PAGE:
NFL commissioner faces league struggles

Charles Surette, Staff Columnist

From the moment Roger Goodell became the commissioner of the NFL in 2006, his central mission has been to protect the shield, preserving the league’s image and ensuring that focus would be squarely on the game of football, while quashing negative press. No off-the-field controversy, it was promised, would overshadow the NFL under Goodell and his associates.

Over the past eight years, however, Goodell’s quest has fallen short. Despite record TV ratings and revenue under Goodell’s commissionership, the once seemingly unassailable NFL has come under fire for missteps that have sullied the once-pristine image of the league.

The most alarming controversy is surrounding the association between concussions in the NFL and long-term brain damage. For years, the NFL denied such a link, claiming that its players did not routinely suffer concussions and maintaining there is no association between multiple concussions and mental impairment. It hid damning evidence and published its own studies in an attempt to discredit the growing body of sources linking repeated hits to the head to chronic traumatic encephalopathy, a serious, degenerative disease. Goodell was the leader of the charade and was all too willing to tell the public about the NFL’s concern for player safety while generously reaping the profits of its players’ grueling physical punishment. Even after finally admitting the link between concussions and CTE, the NFL faces massive payouts to retired players and their families. After years in retirement, these players are still suffering the debilitating physical, mental and emotional effects of careers marked by the pressure to play while injured and a disturbing lack of proper medical care following injuries.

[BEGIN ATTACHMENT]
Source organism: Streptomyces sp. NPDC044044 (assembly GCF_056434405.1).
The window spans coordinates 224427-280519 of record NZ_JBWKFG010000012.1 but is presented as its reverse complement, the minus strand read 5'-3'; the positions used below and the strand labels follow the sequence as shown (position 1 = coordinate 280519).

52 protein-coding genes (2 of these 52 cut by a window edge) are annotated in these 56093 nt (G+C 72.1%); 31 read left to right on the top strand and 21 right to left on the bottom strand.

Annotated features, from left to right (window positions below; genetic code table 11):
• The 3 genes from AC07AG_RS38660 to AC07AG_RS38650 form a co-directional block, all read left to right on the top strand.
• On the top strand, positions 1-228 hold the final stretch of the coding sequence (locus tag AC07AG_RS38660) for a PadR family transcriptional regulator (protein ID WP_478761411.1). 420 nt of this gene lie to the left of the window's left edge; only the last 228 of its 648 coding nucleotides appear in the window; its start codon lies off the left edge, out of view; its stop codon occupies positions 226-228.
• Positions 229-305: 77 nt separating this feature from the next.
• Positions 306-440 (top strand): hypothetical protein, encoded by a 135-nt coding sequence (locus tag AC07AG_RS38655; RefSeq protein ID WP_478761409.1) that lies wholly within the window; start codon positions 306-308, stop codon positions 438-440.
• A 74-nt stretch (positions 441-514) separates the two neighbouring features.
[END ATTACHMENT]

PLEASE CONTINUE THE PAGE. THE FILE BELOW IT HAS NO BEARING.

Goodell’s failures do not end at the edge of the gridiron. In recent months, the commissioner has mishandled the league’s dealings with domestic abuse charges against high-profile players. Baltimore running back Ray Rice, Carolina defensive end Greg Hardy, San Francisco defensive end Ray McDonald and most recently Minnesota running back Adrian Peterson have all faced investigations for domestic assault, with Peterson being indicted on charges of child abuse just this past week. Only Rice has faced suspension and was banned indefinitely when a video emerged of him knocking his then-fiancée unconscious in a casino elevator. While Goodell claims ignorance, rumors abound that the NFL was aware of the video all along and still chose to serve Rice with a mere two-game suspension. While Hardy, McDonald and Peterson have yet to be disciplined by the league, Cleveland wide receiver Josh Gordon potentially faces a 10-game suspension for repeatedly testing positive for marijuana. This discrepancy speaks volumes about Goodell’s inability as commissioner to do what is right, dangerously compromising the league’s integrity.

The failures of Goodell have left the NFL in a difficult spot regarding the commissioner’s future, as they try to ensure that punishments fit players’ crimes, but also work to ensure players’ long-term health and well-being.

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